Grace McLaughlin has performed stand-up in Scandinavia, holds strong political opinions and has just made her TV debut on a Channel 4 fly-on-the-wall documentary. Grace is 11.
The west London schoolgirl was a voluble participant in Dinner at 11, broadcast on Monday, in which a group of children from diverse backgrounds were filmed at a dinner party discussing issues important to them.
Grace was 10 when the programme was recorded, having been recruited via an email sent out to schools and clubs. "I'm very interested in the world and politics. My own friends aren't very opinionated so it was a chance to talk about what is important to me."
Her father is Catholic and her mother is Jewish and in the programme Grace talks about her Jewish heritage and her concern that "Nazis still exist".
Being Jewish "is part of my blood," she says. "My favourite festival is Passover. I love the food and learning about the culture.
"I was considering having a batmitzvah at one point but decided I wasn't sure about religion. I'll wait till I'm older and make an informed decision."
She was a TV natural, having "been doing kids' stand-up comedy since I was eight. I even went to Norway last week to do comedy. I don't get stage fright." When not obsessing over North Korea or "what an idiot David Cameron is", she enjoys playing with friends.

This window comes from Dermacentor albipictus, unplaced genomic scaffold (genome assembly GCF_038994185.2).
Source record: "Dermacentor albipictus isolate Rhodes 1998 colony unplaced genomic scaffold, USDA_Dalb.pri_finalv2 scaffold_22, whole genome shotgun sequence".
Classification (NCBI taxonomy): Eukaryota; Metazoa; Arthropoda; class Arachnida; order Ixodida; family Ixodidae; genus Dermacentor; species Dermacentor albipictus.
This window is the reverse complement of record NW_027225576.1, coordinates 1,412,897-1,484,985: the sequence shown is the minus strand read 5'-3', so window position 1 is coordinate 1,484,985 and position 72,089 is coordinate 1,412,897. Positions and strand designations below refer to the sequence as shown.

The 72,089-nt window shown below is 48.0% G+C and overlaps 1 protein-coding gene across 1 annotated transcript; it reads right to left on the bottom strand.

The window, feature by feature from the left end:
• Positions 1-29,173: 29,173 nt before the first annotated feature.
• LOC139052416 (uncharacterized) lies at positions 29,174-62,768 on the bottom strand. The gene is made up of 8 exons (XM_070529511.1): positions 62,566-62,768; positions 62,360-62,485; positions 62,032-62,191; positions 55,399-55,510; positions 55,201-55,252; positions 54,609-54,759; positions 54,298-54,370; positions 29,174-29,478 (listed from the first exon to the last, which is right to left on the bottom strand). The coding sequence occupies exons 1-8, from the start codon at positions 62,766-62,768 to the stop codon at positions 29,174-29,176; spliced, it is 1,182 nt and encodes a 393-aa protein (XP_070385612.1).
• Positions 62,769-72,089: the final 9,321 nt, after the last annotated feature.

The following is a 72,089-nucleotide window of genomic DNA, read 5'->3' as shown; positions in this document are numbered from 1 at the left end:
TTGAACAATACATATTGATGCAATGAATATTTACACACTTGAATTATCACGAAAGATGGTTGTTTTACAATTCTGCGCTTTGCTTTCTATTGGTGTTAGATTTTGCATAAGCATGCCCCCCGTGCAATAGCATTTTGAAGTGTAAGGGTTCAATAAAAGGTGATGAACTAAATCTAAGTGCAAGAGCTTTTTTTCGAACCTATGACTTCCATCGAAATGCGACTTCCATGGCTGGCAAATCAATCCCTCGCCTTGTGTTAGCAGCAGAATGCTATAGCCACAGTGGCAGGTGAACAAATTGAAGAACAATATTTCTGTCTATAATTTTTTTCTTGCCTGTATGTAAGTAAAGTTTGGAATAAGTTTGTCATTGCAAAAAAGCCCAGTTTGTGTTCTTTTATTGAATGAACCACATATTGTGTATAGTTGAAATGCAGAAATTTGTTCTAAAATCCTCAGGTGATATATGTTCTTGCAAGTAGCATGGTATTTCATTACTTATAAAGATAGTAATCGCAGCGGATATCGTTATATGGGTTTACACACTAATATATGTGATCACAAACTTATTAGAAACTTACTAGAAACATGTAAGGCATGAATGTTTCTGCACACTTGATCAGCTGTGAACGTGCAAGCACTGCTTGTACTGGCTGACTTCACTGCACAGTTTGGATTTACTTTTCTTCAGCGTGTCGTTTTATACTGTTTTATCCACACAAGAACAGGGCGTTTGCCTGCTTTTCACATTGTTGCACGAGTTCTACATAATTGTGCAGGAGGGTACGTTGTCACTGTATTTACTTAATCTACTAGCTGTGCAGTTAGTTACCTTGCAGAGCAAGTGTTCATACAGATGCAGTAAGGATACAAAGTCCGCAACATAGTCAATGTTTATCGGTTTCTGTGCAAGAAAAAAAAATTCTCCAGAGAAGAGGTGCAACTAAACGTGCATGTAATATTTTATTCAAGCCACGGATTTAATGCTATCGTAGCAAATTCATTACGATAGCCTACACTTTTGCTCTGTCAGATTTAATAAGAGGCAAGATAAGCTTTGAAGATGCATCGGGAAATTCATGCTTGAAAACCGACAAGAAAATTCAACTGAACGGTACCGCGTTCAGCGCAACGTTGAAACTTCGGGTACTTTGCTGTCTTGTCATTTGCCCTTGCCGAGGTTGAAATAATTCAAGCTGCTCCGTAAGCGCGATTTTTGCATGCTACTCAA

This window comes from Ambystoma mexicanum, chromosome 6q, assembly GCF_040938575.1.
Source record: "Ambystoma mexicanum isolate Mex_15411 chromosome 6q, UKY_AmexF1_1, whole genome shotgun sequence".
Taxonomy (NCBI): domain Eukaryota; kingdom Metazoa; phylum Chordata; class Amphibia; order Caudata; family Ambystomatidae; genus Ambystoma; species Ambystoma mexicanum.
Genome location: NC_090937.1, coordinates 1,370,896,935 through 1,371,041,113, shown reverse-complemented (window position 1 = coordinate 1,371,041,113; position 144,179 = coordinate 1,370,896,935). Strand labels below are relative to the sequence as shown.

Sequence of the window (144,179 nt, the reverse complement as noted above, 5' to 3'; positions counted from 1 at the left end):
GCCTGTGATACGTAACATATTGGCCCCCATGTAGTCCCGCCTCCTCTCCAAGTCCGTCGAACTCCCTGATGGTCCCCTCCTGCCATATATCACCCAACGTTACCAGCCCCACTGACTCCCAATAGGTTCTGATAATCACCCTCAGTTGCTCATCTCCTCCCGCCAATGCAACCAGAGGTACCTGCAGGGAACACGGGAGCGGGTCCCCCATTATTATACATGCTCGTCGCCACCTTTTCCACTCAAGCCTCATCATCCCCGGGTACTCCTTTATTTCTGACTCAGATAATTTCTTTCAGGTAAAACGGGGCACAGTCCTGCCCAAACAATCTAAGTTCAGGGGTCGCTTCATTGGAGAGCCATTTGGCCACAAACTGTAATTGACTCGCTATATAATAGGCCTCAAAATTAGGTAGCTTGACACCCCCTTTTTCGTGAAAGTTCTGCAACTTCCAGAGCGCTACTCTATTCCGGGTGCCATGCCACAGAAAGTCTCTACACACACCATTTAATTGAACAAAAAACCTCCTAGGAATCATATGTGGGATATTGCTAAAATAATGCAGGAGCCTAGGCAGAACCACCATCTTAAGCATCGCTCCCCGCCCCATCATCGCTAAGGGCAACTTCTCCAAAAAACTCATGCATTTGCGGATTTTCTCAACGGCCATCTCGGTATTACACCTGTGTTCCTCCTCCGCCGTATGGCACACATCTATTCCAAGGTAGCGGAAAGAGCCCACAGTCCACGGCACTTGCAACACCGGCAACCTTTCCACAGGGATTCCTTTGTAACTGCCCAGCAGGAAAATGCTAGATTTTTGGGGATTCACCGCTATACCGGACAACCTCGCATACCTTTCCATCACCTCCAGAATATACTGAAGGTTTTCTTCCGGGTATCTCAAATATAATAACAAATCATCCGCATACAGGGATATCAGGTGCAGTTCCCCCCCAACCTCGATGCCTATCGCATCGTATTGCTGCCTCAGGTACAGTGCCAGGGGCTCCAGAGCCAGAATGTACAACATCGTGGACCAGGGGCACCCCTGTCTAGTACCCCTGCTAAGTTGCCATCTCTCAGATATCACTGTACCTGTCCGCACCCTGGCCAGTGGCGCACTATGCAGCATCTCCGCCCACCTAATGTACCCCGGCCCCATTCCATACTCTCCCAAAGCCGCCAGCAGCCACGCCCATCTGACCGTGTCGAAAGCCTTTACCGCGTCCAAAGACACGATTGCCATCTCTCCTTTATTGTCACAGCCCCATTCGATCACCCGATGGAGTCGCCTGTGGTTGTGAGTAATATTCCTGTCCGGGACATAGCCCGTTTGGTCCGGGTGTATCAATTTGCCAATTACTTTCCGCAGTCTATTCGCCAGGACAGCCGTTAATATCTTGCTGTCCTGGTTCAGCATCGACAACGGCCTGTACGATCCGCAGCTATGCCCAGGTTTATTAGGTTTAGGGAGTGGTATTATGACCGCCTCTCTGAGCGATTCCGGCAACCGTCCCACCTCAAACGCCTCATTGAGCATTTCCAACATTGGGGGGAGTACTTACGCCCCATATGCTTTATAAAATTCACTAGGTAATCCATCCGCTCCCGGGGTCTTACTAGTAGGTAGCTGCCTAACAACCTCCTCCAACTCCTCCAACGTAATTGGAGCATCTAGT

"I don't want to be a stage kid. I want to be famous, but because I can make people laugh and change the world. I recently watched an interesting documentary on China that put me off wanting to work for the United Nations."
When Dinner at 11 was recorded, the UN was on Grace's "to do" list as an adult, along with ambitions to travel the world and helping to get rid of sweatshops. "There are so many human rights violations that go on in the world and I think the UN could do more.
"I talked about why I hate Cameron and the mess his government has made, but now there is someone I hate even more." It's Ukip leader Nigel Farage.
Grace thinks Ukip is "really scary for children my age. To think people are voting for them when they are so anti-immigration really worries me."
The children in the programme "got on really well, even if we didn't share the same opinions. We were able to listen to each other and that's what adults don't do sometimes. I've stayed in touch with some of them."
Her mother, Gabrielle Osrin, says: "There isn't a moment in the day she isn't asking me questions about feminism or the crisis in Syria. It gets exhausting. It was important for Grace to do the programme. Not the going on TV, but to be a child and have adults listen to her."